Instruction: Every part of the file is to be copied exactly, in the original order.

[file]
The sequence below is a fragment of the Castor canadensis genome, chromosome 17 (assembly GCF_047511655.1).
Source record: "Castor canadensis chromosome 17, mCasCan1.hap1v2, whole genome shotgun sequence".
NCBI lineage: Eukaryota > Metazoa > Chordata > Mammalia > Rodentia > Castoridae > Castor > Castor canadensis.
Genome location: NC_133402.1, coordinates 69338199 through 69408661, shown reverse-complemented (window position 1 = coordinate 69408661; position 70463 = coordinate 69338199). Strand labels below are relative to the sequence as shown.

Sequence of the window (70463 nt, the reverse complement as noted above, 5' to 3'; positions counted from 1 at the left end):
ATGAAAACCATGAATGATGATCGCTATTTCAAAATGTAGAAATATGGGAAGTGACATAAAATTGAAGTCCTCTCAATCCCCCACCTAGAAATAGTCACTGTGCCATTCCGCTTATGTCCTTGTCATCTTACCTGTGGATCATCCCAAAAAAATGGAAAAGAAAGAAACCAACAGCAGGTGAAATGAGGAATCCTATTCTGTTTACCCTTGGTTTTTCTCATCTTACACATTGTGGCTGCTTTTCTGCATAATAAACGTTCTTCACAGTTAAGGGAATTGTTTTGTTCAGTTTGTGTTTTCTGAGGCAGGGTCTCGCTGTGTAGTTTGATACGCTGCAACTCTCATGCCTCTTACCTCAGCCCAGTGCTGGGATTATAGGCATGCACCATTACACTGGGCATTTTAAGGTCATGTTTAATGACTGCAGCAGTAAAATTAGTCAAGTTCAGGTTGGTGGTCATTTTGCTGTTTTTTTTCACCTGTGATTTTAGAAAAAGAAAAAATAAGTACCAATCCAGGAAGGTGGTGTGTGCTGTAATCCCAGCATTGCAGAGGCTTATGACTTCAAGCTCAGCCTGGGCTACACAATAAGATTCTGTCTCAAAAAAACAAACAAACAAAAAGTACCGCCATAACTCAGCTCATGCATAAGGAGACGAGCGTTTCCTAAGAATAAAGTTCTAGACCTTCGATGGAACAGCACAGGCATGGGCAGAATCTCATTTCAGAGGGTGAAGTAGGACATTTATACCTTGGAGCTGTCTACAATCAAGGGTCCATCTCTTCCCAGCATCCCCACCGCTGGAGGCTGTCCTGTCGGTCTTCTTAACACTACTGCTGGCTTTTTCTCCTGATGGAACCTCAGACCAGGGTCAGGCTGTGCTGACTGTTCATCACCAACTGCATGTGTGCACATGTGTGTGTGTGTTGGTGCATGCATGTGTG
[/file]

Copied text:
The sequence below is a fragment of the Castor canadensis genome, chromosome 17 (assembly GCF_047511655.1).
Source record: "Castor canadensis chromosome 17, mCasCan1.hap1v2, whole genome shotgun sequence".
NCBI lineage: Eukaryota > Metazoa > Chordata > Mammalia > Rodentia > Castoridae > Castor > Castor canadensis.
Genome location: NC_133402.1, coordinates 69338199 through 69408661, shown reverse-complemented (window position 1 = coordinate 69408661; position 70463 = coordinate 69338199). Strand labels below are relative to the sequence as shown.

Sequence of the window (70463 nt, the reverse complement as noted above, 5' to 3'; positions counted from 1 at the left end):
ATGAAAACCATGAATGATGATCGCTATTTCAAAATGTAGAAATATGGGAAGTGACATAAAATTGAAGTCCTCTCAATCCCCCACCTAGAAATAGTCACTGTGCCATTCCGCTTATGTCCTTGTCATCTTACCTGTGGATCATCCCAAAAAAATGGAAAAGAAAGAAACCAACAGCAGGTGAAATGAGGAATCCTATTCTGTTTACCCTTGGTTTTTCTCATCTTACACATTGTGGCTGCTTTTCTGCATAATAAACGTTCTTCACAGTTAAGGGAATTGTTTTGTTCAGTTTGTGTTTTCTGAGGCAGGGTCTCGCTGTGTAGTTTGATACGCTGCAACTCTCATGCCTCTTACCTCAGCCCAGTGCTGGGATTATAGGCATGCACCATTACACTGGGCATTTTAAGGTCATGTTTAATGACTGCAGCAGTAAAATTAGTCAAGTTCAGGTTGGTGGTCATTTTGCTGTTTTTTTTCACCTGTGATTTTAGAAAAAGAAAAAATAAGTACCAATCCAGGAAGGTGGTGTGTGCTGTAATCCCAGCATTGCAGAGGCTTATGACTTCAAGCTCAGCCTGGGCTACACAATAAGATTCTGTCTCAAAAAAACAAACAAACAAAAAGTACCGCCATAACTCAGCTCATGCATAAGGAGACGAGCGTTTCCTAAGAATAAAGTTCTAGACCTTCGATGGAACAGCACAGGCATGGGCAGAATCTCATTTCAGAGGGTGAAGTAGGACATTTATACCTTGGAGCTGTCTACAATCAAGGGTCCATCTCTTCCCAGCATCCCCACCGCTGGAGGCTGTCCTGTCGGTCTTCTTAACACTACTGCTGGCTTTTTCTCCTGATGGAACCTCAGACCAGGGTCAGGCTGTGCTGACTGTTCATCACCAACTGCATGTGTGCACATGTGTGTGTGTGTTGGTGCATGCATGTGTG